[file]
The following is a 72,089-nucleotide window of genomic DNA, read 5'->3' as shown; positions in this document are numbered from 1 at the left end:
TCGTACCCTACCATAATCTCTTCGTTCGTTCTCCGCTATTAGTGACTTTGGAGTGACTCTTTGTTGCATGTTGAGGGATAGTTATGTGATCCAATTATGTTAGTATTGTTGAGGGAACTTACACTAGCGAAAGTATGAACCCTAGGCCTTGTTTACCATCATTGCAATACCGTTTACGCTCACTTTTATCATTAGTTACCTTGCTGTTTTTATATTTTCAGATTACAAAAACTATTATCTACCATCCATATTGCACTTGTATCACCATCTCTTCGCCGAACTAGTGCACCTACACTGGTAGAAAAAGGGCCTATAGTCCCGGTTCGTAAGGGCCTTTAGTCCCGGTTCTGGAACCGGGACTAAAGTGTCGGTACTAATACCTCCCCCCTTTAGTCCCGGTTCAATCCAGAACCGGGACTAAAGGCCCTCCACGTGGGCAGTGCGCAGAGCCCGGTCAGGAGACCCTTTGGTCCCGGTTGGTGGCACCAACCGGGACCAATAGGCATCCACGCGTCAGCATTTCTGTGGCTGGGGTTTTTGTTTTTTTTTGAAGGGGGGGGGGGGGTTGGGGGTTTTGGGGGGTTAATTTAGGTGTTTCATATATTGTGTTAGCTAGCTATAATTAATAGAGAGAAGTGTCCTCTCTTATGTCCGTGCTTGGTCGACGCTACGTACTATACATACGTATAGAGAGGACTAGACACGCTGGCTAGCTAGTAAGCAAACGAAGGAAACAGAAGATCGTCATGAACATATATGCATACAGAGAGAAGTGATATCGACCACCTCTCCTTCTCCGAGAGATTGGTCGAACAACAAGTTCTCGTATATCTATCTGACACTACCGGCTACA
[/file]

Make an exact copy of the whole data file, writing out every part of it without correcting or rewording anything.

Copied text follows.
The following is a 72,089-nucleotide window of genomic DNA, read 5'->3' as shown; positions in this document are numbered from 1 at the left end:
TCGTACCCTACCATAATCTCTTCGTTCGTTCTCCGCTATTAGTGACTTTGGAGTGACTCTTTGTTGCATGTTGAGGGATAGTTATGTGATCCAATTATGTTAGTATTGTTGAGGGAACTTACACTAGCGAAAGTATGAACCCTAGGCCTTGTTTACCATCATTGCAATACCGTTTACGCTCACTTTTATCATTAGTTACCTTGCTGTTTTTATATTTTCAGATTACAAAAACTATTATCTACCATCCATATTGCACTTGTATCACCATCTCTTCGCCGAACTAGTGCACCTACACTGGTAGAAAAAGGGCCTATAGTCCCGGTTCGTAAGGGCCTTTAGTCCCGGTTCTGGAACCGGGACTAAAGTGTCGGTACTAATACCTCCCCCCTTTAGTCCCGGTTCAATCCAGAACCGGGACTAAAGGCCCTCCACGTGGGCAGTGCGCAGAGCCCGGTCAGGAGACCCTTTGGTCCCGGTTGGTGGCACCAACCGGGACCAATAGGCATCCACGCGTCAGCATTTCTGTGGCTGGGGTTTTTGTTTTTTTTTGAAGGGGGGGGGGGGGTTGGGGGTTTTGGGGGGTTAATTTAGGTGTTTCATATATTGTGTTAGCTAGCTATAATTAATAGAGAGAAGTGTCCTCTCTTATGTCCGTGCTTGGTCGACGCTACGTACTATACATACGTATAGAGAGGACTAGACACGCTGGCTAGCTAGTAAGCAAACGAAGGAAACAGAAGATCGTCATGAACATATATGCATACAGAGAGAAGTGATATCGACCACCTCTCCTTCTCCGAGAGATTGGTCGAACAACAAGTTCTCGTATATCTATCTGACACTACCGGCTACA